In 1943, Los Angeles County created a “Smoke and Fumes Commission” to study the problem. It grew worse, threatening everyday life. Newspapers hired air quality experts from industry and academia to diagnose and deal with it before the California Dream turned sour. The LA County “Air Pollution Control District” was created in 1947. Still the problem grew worse. The APCD determined that smog was not caused by a single factor: industrial emissions of many kinds were identified as causes, as were backyard incinerators, trash burning, lumber mills, and outdoor burning of all kinds. Major study efforts were made to find a solution. Oil companies and industry groups opposed restrictions on their activities. The alarms were sounded up the scale of government and soon legislation was enacted at local, state and federal levels and at each level incremental progress was made until the Clean Air Act became federal law in 1963 followed in 1970 by the National Environmental Policy Act creating the EPA. The effect of these and other federal and state laws was a system of regulation that gradually gained the upper hand over smog and other air polluting conditions in the country. California was granted power to do more than federal law required, in recognition of its special vulnerability.

Years passed. In 1964 I returned to LA as a lawyer and parachuted into the problem with minimal effect. Automobile emissions as the prime cause were still over the horizon. Finger in the dike measures were being taken (my law firm battled the APCD over a rule that would have shut down a natural gas pipeline from Texas during a part of the year). None of this cured smog but a lot of learning was occurring. Gradually California and the EPA promulgated rules requiring catalytic converters and escalating minimum mileage requirements in new cars. Success had been achieved against long odds and the air cleared over southern California.

The climate crisis was not gone, for as we know all too well today it is a hydra-headed monster. The presence of carbon-based pollutants in the atmosphere is a function of population and technology (both the technology that increases carbon output and that which can reduce it). The earth’s atmosphere is a limited resource with a limited capacity for absorbing carbon without damage to its role as the blanket for human existence. A belief in the Gaia hypothesis (earth as a self-healing organism) is a slim reed for survival in a carbon-saturated atmosphere.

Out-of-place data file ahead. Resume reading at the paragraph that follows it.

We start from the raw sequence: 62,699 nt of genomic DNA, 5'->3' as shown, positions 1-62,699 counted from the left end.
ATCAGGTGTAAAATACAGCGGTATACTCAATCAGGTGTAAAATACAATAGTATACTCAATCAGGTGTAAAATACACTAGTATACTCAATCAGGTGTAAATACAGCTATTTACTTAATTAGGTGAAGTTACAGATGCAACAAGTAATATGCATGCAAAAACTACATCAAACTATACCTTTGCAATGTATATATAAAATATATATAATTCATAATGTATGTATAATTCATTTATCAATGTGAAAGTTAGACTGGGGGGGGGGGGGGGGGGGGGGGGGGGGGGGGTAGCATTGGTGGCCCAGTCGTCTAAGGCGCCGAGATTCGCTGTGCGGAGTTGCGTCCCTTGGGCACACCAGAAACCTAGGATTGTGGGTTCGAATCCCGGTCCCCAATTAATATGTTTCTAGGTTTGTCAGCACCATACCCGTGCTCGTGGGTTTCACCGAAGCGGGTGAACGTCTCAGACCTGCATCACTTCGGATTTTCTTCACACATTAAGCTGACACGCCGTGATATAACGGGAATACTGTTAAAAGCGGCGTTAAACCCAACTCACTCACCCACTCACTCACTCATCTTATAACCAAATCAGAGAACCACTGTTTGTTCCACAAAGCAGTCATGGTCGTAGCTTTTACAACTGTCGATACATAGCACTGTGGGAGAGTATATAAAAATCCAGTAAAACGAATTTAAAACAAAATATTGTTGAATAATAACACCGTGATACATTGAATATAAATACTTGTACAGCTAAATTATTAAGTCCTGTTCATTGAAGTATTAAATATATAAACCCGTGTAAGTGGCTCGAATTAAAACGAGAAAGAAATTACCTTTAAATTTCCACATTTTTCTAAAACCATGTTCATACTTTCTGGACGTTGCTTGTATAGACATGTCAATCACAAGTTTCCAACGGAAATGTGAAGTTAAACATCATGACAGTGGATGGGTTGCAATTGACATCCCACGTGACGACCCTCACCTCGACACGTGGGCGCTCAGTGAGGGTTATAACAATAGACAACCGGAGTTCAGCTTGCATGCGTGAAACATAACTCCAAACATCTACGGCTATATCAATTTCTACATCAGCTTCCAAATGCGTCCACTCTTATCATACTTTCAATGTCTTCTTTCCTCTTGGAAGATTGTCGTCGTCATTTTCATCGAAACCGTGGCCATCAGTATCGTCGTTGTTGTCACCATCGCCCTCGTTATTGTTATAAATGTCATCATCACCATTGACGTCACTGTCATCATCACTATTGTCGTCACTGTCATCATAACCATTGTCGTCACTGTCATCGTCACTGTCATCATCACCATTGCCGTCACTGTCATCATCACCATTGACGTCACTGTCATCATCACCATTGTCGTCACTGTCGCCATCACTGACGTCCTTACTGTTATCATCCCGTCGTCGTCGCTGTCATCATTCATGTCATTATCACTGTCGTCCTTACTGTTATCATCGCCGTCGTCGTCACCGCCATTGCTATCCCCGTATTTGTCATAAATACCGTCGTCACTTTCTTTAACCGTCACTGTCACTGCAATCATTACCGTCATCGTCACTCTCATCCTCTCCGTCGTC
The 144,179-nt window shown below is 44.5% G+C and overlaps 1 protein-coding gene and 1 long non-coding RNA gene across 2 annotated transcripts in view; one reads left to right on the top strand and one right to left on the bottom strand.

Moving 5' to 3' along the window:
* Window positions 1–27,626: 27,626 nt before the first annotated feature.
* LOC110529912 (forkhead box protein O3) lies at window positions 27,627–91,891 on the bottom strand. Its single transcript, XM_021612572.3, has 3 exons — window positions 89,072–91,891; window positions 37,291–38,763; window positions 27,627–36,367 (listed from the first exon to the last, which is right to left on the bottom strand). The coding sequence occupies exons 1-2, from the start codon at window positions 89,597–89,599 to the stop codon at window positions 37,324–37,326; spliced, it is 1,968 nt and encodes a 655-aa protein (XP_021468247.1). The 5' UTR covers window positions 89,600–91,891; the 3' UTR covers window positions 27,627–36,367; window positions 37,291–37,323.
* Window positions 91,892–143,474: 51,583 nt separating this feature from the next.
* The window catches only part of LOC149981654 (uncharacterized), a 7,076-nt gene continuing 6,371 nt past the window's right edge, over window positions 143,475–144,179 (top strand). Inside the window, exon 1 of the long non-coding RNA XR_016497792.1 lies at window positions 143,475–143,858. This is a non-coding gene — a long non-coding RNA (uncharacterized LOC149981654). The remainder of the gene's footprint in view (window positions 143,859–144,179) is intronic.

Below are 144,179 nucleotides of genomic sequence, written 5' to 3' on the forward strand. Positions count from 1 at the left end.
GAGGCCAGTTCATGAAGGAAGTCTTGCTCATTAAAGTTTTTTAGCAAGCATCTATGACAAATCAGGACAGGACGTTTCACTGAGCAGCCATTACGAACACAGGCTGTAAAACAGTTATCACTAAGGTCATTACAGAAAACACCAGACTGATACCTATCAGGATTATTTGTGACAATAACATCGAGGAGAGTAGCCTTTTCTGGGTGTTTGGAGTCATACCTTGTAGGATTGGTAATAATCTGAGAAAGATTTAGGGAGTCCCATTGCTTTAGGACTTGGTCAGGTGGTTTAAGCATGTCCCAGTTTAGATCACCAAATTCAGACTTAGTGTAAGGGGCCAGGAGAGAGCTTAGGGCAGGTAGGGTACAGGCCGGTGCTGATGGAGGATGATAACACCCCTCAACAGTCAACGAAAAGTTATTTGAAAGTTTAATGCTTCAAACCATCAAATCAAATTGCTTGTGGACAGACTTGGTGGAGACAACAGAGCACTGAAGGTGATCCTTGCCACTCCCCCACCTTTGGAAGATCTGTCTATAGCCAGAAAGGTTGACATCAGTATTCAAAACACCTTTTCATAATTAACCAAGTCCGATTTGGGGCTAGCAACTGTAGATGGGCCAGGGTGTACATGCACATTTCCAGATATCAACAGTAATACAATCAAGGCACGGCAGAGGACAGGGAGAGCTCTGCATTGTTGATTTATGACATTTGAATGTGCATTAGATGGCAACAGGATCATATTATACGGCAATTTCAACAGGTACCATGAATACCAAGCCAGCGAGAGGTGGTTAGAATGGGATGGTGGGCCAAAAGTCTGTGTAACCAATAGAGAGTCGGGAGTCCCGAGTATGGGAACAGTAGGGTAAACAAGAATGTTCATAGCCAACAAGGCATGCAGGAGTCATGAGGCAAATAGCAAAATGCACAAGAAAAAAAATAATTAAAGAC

The very real achievements of government, academia and private industry led to a general belief in the 1990s that air pollution and its harmful global warming consequences, could be controlled by government regulation. Today that belief is gone. Developing weather conditions linked to the superheating effects of carbon in the atmosphere and a partisan political divide halted progress. What had been a common productive effort by Republicans and Democrats has died, a victim of the culture wars says Paul Krugman writing in the Times. Another untimely and illogical stopping point is upon us. Progress will resume because it must, but a penalty will be paid. Our political impasse gives free rein to the continuing crisis as global warming conditions continue during our time out. We could get lucky, of course, as we did when the discovery of a growing hole in the earth’s ozone layer fifty years ago was quickly attributed to chlorofluorocarbons in spray-on products. Bans were imposed, the hole was plugged (but not eliminated) and a false confidence created.

Now we see new phenomena coming at the planet (and its occupants) that carry destructive threats: pandemics, deforestation, and severe weather conditions. All these are booming along, as the steps needed to stop them are not taken. We are acting in slow motion, but the crisis is not.

Leave a Reply